Takatenjin Castle

From Jcastle.info



It is not known exactly when Takatenjin Castle was built, or by whom, but it was likely built by the Imagawa in their rise to becoming a powerful Sengoku daimyo. The Fukushima clan and later the Ogasawara ruled the castle as retainers of the Imagawa. After the defeat of the Imagawa, the Ogasawara joined with Tokugawa and thus the castle came under Ieyasu's control. Takeda Shingen unsuccessfully attacked the castle in 1571, but his son Katsuyori won in 1574. The following year Katsuyori was defeated by the Oda and Tokugawa forces at Nagashino. By 1581, Tokugawa built six fortifications, including Yokosuka Castle, with the purpose of taking back Takatenjin Castle. In March 1581, the Tokugawa forces attacked the castle and let very few survivors flee. After the victory, Tokugawa razed the castle and the site was no longer used.

This location was chosen for it's commanding view of the area, and the steep mountainsides with multiple ridges that could be easily defended. Takatenjin Castle was famous as one of the most difficult castle to attack.

Visit Notes

The maps and directions to get to this castle on the city website and materials at Kakegawa Station are poor. At Hijikata bus stop, there are no visible signs pointing to the castle either, so be prepared and at least remember the characters for the castle name. Be careful at the bus stop because the nearest sign (behind you on the bus route) actually points the long way to the rear entrance.

The castle itself is a nice collection of ruins with trails throughout. The grounds are overgrown with trees so it's hard to see some of the structures in these pictures, but it's a fun place to explore and imagine what it was like, especially if you keep the castle image in mind while exploring

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Castle Profile
English Name Takatenjin Castle
Japanese Name 高天神城
Alternate Names Tsurumai Castle
Founder Imagawa Clan
Year Founded 16 c.
Castle Type Mountaintop
Castle Condition Ruins only
Designations Next 100 Castles, Top 100 Mountaintop Castles, National Historic Site
Historical Period Pre Edo Period
Features trenches
Visitor Information
Access Kakegawa Sta (Tokaido Line), 25 min bus (North Exit, bus stop #3, bus for Hijikata); get off at Hijikata bus stop; walk about 100 meters beyond the bus stop in the direction of the bus route until you see the big sign for the castle, follow it to the entr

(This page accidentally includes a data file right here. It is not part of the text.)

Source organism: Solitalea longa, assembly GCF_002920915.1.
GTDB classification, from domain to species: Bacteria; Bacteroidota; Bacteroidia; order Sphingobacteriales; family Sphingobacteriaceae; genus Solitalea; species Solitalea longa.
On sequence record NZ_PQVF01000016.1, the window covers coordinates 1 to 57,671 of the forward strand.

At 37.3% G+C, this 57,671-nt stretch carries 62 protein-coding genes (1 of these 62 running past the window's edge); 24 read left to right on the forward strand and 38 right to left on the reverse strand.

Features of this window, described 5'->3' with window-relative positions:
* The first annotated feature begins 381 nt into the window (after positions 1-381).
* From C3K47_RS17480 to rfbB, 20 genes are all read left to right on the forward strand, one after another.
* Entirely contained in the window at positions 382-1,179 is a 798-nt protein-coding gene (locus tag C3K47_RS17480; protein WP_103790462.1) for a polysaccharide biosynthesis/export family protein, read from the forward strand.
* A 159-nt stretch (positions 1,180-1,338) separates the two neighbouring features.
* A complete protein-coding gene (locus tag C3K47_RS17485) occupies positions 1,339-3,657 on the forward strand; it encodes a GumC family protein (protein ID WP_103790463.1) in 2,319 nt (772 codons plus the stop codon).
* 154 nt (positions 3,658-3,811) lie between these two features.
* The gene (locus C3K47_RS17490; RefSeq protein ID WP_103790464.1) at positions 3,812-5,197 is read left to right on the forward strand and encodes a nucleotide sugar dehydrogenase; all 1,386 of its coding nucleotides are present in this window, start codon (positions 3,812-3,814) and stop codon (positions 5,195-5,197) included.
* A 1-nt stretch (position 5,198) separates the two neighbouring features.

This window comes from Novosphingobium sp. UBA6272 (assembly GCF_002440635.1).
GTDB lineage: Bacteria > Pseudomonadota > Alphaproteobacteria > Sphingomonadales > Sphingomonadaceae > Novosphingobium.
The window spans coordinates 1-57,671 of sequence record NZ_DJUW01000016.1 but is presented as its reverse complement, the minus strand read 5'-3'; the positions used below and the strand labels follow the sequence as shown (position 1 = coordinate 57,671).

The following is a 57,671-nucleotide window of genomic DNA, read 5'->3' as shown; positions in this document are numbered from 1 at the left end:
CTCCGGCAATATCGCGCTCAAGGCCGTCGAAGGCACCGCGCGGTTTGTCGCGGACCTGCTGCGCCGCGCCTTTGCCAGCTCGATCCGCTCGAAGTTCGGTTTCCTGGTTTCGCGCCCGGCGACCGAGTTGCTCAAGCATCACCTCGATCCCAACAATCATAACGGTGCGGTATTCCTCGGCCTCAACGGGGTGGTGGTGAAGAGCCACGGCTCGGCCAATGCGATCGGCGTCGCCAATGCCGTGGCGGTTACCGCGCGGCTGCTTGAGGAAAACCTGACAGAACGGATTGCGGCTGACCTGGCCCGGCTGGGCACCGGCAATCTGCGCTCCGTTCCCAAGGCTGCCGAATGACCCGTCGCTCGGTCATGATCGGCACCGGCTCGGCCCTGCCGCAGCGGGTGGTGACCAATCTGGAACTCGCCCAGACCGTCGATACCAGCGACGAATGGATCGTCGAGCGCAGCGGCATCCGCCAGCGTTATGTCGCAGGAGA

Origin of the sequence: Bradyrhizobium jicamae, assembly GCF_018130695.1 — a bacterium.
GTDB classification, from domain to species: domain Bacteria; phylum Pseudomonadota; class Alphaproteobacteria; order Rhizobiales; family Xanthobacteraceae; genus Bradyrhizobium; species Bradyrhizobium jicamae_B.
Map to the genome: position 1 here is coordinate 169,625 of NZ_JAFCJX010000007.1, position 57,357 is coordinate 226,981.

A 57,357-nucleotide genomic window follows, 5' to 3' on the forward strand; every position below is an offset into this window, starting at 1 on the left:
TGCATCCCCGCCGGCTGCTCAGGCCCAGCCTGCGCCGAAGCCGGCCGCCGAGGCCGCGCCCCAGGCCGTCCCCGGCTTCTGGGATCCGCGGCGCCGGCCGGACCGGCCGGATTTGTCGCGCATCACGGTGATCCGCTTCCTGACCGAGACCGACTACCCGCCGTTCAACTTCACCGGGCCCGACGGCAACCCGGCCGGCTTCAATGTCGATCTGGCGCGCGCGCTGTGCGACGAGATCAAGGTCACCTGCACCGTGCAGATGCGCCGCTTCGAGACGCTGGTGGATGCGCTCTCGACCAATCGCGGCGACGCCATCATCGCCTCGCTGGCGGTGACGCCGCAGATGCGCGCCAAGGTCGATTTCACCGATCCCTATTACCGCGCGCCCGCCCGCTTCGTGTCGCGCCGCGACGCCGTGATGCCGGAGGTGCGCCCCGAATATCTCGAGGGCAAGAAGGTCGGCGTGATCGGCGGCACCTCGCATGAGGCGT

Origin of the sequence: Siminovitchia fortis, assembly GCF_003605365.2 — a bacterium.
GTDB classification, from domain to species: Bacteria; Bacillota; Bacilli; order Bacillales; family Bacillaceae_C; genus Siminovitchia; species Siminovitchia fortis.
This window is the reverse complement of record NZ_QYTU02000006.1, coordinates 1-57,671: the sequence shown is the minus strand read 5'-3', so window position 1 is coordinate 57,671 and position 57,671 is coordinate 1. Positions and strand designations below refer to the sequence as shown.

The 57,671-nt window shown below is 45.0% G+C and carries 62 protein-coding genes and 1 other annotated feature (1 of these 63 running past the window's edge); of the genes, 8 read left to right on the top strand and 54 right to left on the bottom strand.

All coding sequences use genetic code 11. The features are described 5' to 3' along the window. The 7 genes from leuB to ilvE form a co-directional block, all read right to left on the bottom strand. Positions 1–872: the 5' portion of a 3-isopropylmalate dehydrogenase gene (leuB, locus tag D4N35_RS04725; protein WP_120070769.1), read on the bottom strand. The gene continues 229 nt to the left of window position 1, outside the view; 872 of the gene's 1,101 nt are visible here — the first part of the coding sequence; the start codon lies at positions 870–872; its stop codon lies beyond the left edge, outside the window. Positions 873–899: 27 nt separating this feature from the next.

Visitor Information
Time Required
Website http://lgportal.city.kakegawa.shizuoka.jp/kanko/south/takatenjin/hiking.html
Location Kakegawa, Shizuoka Prefecture
Coordinates 34° 41' 54", 138° 2' 5"
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Year Visited 2010
Visits Oct. 11, 2010
Added to Jcastle 2010

(2 votes)
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75 months ago
Score 0++
This was the first of three castle visits this weekend. As the website administrator have already mentioned, there isn’t much to see here at this castle ruin in terms of stone walls, fortifications, and other remaining structures. What remains at this castle site are some dry moats, ruins of some baileys, and some earthen walls. The Honmaru (Main Bailey), Ninomaru (Second Bailey), Sannomaru (Third Bailey) and the Baba Bailey are well kept and clear of undergrowth or bamboo which often cover the ruins of baileys found at other yamashiro ruins (mountaintop castles) from the Sengoku Period. The Nishimaru (West Bailey) is now the site for a shrine. Some of the routes throughout the castle are closed because of fallen trees, which have not been cleared. Don’t know when they will re-open some of the paths at this place. The trees must have been brought down in some typhoons (not recently) or typhoon-like conditions (recently?). It takes around 15 minutes walk from the bus stop to the trailhead at the base of the Otemon (Ote Gate). If you like taking photos and checking out all the features of this castle ruin, it will take around 1.5 to 2 hours to do this castle ruin properly. For me, this is a solid one-star castle ruin to visit, as long as you treat it as more of a bushwalk with some features of a castle ruin thrown in. I can see how other castle fans may rate this less, but (military) history buffs or Takeda fans will probably enjoy this site more.